The government on Saturday decided to send a CBI team to Denmark next week to work on the extradition of Kim Davy, who is allegedly the key conspirator in the Purulia arms drop case.
The court is hearing an appeal of the Danish government against a lower court verdict that upheld Davy’s contention that he should not be extradited to India for a trail.
“The Danish prosecutors are confident that the high court would give a favourable order,” said Partha Tapaswi, deputy legal adviser of the CBI.
Meanwhile, accusing the previous NDA government of having granted presidential pardon to remit the sentences of Peter Bleach and five Latvians accused in the Purulia arms drop case, the government said pardon had been granted inspite of the objections by the prosecuting agency. Five Latvians were pardoned in July 2000 while Peter Bleach was let-off in March 2004.
The government described the statement of Kim Davy as “mischevious and aimed at misleading the prosecuting agency and the court in Denmark.
But the CBI is hopeful that Davy’s confession to news channel Times Now would help the prosecution convince the court.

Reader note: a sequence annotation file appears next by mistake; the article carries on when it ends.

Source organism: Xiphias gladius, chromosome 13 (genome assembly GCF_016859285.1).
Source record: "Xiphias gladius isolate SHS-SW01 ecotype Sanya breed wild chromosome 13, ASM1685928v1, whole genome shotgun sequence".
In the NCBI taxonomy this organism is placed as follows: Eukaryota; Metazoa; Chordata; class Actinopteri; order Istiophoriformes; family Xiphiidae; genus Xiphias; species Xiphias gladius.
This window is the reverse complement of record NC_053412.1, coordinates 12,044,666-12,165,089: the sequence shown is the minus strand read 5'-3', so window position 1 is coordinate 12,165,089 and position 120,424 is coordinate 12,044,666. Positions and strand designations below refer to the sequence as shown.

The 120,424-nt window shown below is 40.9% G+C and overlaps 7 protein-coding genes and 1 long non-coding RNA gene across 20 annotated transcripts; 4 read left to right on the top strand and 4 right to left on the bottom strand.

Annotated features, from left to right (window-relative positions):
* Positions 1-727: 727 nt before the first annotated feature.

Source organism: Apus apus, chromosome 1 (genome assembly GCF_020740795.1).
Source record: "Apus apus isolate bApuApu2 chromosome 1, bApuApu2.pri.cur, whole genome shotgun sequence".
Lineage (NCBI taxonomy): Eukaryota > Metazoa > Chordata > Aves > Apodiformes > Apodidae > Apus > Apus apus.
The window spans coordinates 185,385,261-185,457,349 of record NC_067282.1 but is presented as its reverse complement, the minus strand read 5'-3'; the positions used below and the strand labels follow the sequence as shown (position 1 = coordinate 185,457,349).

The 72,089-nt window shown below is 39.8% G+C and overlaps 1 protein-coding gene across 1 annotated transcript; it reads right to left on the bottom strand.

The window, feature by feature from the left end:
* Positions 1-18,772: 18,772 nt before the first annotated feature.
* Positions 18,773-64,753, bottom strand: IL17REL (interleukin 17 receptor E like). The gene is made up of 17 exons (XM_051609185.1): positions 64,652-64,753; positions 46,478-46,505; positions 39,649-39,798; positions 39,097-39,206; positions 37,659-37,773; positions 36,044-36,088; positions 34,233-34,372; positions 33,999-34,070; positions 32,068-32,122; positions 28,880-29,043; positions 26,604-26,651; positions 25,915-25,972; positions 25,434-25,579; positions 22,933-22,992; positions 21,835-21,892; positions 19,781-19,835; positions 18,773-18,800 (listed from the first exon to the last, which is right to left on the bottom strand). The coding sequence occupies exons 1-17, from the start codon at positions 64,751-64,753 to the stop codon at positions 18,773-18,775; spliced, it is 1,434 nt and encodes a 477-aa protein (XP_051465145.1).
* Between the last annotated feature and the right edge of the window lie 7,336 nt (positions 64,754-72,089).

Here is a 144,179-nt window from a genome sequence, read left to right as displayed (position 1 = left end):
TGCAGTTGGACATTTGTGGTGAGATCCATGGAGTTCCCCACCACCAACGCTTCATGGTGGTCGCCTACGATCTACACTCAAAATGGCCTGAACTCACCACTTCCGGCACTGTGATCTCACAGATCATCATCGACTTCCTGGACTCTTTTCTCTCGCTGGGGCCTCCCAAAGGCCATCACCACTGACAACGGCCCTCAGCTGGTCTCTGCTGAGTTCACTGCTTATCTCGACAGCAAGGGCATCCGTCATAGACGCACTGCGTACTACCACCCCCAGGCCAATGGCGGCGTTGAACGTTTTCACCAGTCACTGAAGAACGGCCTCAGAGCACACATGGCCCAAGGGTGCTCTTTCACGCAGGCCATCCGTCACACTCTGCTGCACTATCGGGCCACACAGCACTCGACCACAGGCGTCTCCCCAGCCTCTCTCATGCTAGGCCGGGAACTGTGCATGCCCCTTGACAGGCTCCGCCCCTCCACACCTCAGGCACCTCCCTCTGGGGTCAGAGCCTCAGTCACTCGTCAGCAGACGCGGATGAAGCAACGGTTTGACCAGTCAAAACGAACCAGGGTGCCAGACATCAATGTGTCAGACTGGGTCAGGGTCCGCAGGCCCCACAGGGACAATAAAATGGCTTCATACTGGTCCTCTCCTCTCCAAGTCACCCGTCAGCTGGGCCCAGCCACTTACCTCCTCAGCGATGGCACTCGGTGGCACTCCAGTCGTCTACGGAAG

Davy as well as co-accused arms dealer Peter Bleach alleged that the operation was planned by the Research and Analysis Wing and the Indian government knew about it.
Bleach told HT in an e-mail, “At the instance of the CBI, the prosecution in Denmark tried to block my summons. But last week, the judges ruled against them saying that the court particularly wished to hear me.”
Rejecting the charge that any official agency had “connived or helped” Purulia arms drop case accused to destabilise the Jyoti Basu government in 1995, the government said "any new fact emerging at any time" would be looked into by CBI.